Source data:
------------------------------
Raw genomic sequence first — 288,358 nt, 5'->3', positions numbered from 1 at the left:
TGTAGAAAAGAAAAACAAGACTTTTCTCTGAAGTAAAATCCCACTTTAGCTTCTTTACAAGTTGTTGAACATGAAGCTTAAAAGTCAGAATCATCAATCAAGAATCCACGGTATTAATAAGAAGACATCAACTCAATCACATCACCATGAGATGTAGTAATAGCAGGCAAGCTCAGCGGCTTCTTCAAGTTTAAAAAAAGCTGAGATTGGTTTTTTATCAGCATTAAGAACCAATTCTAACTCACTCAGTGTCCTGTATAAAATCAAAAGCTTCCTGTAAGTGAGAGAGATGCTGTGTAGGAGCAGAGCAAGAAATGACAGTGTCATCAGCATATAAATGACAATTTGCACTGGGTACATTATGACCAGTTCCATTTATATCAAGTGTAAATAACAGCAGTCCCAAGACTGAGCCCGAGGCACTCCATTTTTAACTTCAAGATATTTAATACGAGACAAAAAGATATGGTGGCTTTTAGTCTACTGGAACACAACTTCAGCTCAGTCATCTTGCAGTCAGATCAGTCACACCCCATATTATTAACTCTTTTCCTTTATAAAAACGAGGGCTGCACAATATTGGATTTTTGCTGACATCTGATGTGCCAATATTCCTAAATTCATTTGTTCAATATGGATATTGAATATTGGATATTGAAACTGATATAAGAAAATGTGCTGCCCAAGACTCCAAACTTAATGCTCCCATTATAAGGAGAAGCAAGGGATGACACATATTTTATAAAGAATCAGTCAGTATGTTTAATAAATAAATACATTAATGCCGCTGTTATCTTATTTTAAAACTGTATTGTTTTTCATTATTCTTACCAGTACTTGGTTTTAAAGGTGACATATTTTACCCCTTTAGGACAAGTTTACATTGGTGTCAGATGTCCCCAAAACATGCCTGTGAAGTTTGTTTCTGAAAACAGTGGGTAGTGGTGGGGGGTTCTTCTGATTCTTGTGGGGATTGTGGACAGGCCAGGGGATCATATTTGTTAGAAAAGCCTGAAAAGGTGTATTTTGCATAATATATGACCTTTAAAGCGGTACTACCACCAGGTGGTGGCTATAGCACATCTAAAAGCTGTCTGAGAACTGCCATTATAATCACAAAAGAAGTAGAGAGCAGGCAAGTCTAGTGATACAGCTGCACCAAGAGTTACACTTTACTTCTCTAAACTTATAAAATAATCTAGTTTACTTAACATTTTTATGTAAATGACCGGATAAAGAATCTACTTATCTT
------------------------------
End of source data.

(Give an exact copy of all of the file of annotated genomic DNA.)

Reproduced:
Raw genomic sequence first — 288,358 nt, 5'->3', positions numbered from 1 at the left:
TGTAGAAAAGAAAAACAAGACTTTTCTCTGAAGTAAAATCCCACTTTAGCTTCTTTACAAGTTGTTGAACATGAAGCTTAAAAGTCAGAATCATCAATCAAGAATCCACGGTATTAATAAGAAGACATCAACTCAATCACATCACCATGAGATGTAGTAATAGCAGGCAAGCTCAGCGGCTTCTTCAAGTTTAAAAAAAGCTGAGATTGGTTTTTTATCAGCATTAAGAACCAATTCTAACTCACTCAGTGTCCTGTATAAAATCAAAAGCTTCCTGTAAGTGAGAGAGATGCTGTGTAGGAGCAGAGCAAGAAATGACAGTGTCATCAGCATATAAATGACAATTTGCACTGGGTACATTATGACCAGTTCCATTTATATCAAGTGTAAATAACAGCAGTCCCAAGACTGAGCCCGAGGCACTCCATTTTTAACTTCAAGATATTTAATACGAGACAAAAAGATATGGTGGCTTTTAGTCTACTGGAACACAACTTCAGCTCAGTCATCTTGCAGTCAGATCAGTCACACCCCATATTATTAACTCTTTTCCTTTATAAAAACGAGGGCTGCACAATATTGGATTTTTGCTGACATCTGATGTGCCAATATTCCTAAATTCATTTGTTCAATATGGATATTGAATATTGGATATTGAAACTGATATAAGAAAATGTGCTGCCCAAGACTCCAAACTTAATGCTCCCATTATAAGGAGAAGCAAGGGATGACACATATTTTATAAAGAATCAGTCAGTATGTTTAATAAATAAATACATTAATGCCGCTGTTATCTTATTTTAAAACTGTATTGTTTTTCATTATTCTTACCAGTACTTGGTTTTAAAGGTGACATATTTTACCCCTTTAGGACAAGTTTACATTGGTGTCAGATGTCCCCAAAACATGCCTGTGAAGTTTGTTTCTGAAAACAGTGGGTAGTGGTGGGGGGTTCTTCTGATTCTTGTGGGGATTGTGGACAGGCCAGGGGATCATATTTGTTAGAAAAGCCTGAAAAGGTGTATTTTGCATAATATATGACCTTTAAAGCGGTACTACCACCAGGTGGTGGCTATAGCACATCTAAAAGCTGTCTGAGAACTGCCATTATAATCACAAAAGAAGTAGAGAGCAGGCAAGTCTAGTGATACAGCTGCACCAAGAGTTACACTTTACTTCTCTAAACTTATAAAATAATCTAGTTTACTTAACATTTTTATGTAAATGACCGGATAAAGAATCTACTTATCTT